Doing it right

This, a 2013 report from MacLean’s, reprinted from L’actualité  explains how Jason Kenney, in 2012, handled an incident that was analogous to the April 2017 Khalsa Day parade that Justin Trudeau attended:

Jason Kenney scans the dense crowd of roughly 20,000 Sikh Canadians in traditional dress and multicoloured turbans here to mark Vaisakhi—the annual celebration commemorating the foundation of this community originally from India’s northeast. Sitting cross-legged on the thin grey carpeting covering the enormous stage, the minister is inwardly cringing … [because] … He doesn’t like what he sees. In front of him, a dozen yellow and blue Khalistan flags are splitting the crowd near the podium, held by men fighting the hot early May sun in T-shirts. The man at the mic, speaking Punjabi, suddenly speeds up and radicalizes his tone. Capture22-615x320He speaks of genocide, of violent clashes and of the independence of Khalistan—a country that a faction of Sikh nationalists would like to carve from India. It’s too much. Kenney, who’s picked up some Punjabi since becoming minister of citizenship, immigration and multiculturalism in 2008, stands mid-sentence, crosses the room and exits as three baffled Conservative MPs look on, unsure whether or not they should follow … [then] … At the bottom of the steps, Kenney puts his shoes back on and raises his hand as if to rip off the orange bandana that all visitors wear inside Rexdale’s Sikh Spiritual Centre. He takes a deep breath, and restrains himself. A Sikh organizer approaches, looking contrite. “You are trying to exploit my presence here,” Kenney shouts, his stare fixed on the man in a white turban. “This is not a civilized way to behave. I warned you, and you did it anyway. I am aware that you would like to entertain the Prime Minister next year. You can forget it. He won’t be coming.” The minister makes his way to the exit, the Sikh organizer fast on his heels, apologizing profusely … [later] … At the entrance, several long minutes pass before the minister’s driver pulls up in his black Nissan SUV. As we sit down, Kenney turns to me. “I am so sorry,” he says in French … [then] … He finally pulls off his bandana and explains that Sikh nationalists are now waging their war in Canada. They hope to convince the roughly 450,000 Canadians of Sikh origin, the majority of whom live in the suburbs of Toronto and Vancouver, to put pressure on their families still in India, but also on the Canadian government, to support their demands. They want Ottawa to recognize a genocide in which Sikhs were victims, in 1984 in India … [and, he continues] … “It was an extremist speech,” he says. “I had to leave the room, otherwise the community would think I endorse such a campaign. Certain groups have sometimes tried to wield my prominence to advance their cause. I have to be vigilant at all times. They shouldn’t be encouraged to reproduce, in Canada, the tensions of their homelands.” It’s a message he reiterates to new immigrants from China and Tibet, Greece and Turkey, Israel and Iran.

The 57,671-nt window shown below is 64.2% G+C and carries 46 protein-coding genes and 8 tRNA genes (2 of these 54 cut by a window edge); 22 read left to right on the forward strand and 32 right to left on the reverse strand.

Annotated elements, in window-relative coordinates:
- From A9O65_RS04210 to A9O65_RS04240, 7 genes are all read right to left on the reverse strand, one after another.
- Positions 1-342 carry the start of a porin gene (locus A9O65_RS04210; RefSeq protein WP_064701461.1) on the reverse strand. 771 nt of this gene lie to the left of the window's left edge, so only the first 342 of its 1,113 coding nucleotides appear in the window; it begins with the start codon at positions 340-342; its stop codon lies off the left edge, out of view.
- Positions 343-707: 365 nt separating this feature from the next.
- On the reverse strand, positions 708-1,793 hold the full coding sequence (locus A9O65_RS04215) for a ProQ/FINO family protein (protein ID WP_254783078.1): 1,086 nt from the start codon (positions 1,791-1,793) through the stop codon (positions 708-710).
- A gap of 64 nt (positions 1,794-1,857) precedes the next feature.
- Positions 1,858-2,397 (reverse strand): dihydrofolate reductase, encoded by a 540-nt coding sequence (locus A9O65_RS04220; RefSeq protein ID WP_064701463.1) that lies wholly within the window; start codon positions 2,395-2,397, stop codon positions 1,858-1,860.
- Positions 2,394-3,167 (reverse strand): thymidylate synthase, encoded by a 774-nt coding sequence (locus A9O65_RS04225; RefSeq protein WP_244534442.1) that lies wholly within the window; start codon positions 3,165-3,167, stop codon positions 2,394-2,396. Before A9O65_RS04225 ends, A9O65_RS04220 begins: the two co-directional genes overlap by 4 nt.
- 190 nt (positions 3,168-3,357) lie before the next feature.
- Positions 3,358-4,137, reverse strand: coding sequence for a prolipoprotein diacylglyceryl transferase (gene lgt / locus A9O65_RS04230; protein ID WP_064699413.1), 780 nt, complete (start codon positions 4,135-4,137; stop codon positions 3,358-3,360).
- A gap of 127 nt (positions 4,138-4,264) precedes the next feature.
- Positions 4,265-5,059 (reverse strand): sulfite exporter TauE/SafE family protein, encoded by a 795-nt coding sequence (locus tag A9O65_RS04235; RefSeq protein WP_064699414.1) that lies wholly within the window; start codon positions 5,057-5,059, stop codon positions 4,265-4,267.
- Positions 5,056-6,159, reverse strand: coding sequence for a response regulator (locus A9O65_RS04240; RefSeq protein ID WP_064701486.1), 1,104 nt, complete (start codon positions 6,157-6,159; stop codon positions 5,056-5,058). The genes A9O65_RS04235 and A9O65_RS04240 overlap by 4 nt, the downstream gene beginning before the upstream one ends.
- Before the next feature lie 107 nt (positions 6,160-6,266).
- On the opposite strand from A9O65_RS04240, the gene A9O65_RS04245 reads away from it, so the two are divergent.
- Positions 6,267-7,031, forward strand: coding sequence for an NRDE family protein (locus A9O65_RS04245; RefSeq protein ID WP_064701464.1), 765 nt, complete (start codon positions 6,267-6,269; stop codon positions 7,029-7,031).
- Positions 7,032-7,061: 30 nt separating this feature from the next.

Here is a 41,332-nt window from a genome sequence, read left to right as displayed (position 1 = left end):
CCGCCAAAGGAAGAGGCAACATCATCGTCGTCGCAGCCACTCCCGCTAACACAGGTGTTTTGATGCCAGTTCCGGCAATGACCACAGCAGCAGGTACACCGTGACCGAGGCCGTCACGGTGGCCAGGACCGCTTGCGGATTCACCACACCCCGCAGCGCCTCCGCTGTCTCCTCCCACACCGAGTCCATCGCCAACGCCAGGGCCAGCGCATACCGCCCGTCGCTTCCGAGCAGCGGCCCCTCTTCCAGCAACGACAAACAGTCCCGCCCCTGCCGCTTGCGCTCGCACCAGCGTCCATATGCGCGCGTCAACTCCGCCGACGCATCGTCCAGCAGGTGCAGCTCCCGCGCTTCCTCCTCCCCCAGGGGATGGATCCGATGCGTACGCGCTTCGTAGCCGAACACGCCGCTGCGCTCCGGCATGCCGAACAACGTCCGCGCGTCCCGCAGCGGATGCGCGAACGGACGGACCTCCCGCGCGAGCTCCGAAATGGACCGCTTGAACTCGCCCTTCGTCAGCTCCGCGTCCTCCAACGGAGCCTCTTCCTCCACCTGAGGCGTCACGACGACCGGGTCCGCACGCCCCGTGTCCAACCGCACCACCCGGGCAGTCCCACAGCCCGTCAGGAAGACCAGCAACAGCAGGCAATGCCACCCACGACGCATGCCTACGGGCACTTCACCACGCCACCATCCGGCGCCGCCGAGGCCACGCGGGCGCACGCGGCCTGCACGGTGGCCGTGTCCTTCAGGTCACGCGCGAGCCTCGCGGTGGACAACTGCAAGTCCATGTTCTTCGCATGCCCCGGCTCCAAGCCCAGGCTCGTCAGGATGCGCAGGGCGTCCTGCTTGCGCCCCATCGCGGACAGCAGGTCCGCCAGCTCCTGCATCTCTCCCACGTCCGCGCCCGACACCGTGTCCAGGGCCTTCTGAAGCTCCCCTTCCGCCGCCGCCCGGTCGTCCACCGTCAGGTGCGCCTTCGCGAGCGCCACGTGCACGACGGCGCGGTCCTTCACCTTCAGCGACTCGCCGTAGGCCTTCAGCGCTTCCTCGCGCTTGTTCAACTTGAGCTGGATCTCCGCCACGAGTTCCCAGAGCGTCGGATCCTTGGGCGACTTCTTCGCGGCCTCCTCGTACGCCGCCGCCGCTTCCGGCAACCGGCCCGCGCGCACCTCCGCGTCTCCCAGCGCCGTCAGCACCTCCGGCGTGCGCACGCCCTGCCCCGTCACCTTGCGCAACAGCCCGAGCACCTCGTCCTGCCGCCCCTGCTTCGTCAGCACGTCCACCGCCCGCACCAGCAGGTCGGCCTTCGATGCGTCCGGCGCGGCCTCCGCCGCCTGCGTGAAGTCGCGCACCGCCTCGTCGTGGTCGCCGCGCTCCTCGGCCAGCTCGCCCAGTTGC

C-r_pK7UQAAkiHIJason Kenney, in 2012, was doing exactly what Justin Trudeau was in 2017: shilling for the Indo-Canadian vote. He was a senior minister in the Harper government, not the prime minister, but an important figure none the less. There the similarities end: Kenney was a functioning adult who understood that his duty, as a minister, was more important than winning a seat here or there; Trudeau did not, essentially, I suspect, because he doesn’t understand his duties as being anything other than a photo-prop: a pleasant young man with with a beautiful family.

Jason Kenney did the right things and he did things right, too, including explaining to a somewhat puzzled journalist just what he had done and why ~ ensuring that the Sikh community and the Indian government would understand that Canada’s Conservative government did not cozy up to separatists and terrorists.

Canada needs better in 2019 … in 2013 we had better. We, almost 40% of us, anyway, decided we wanted change. We got it.

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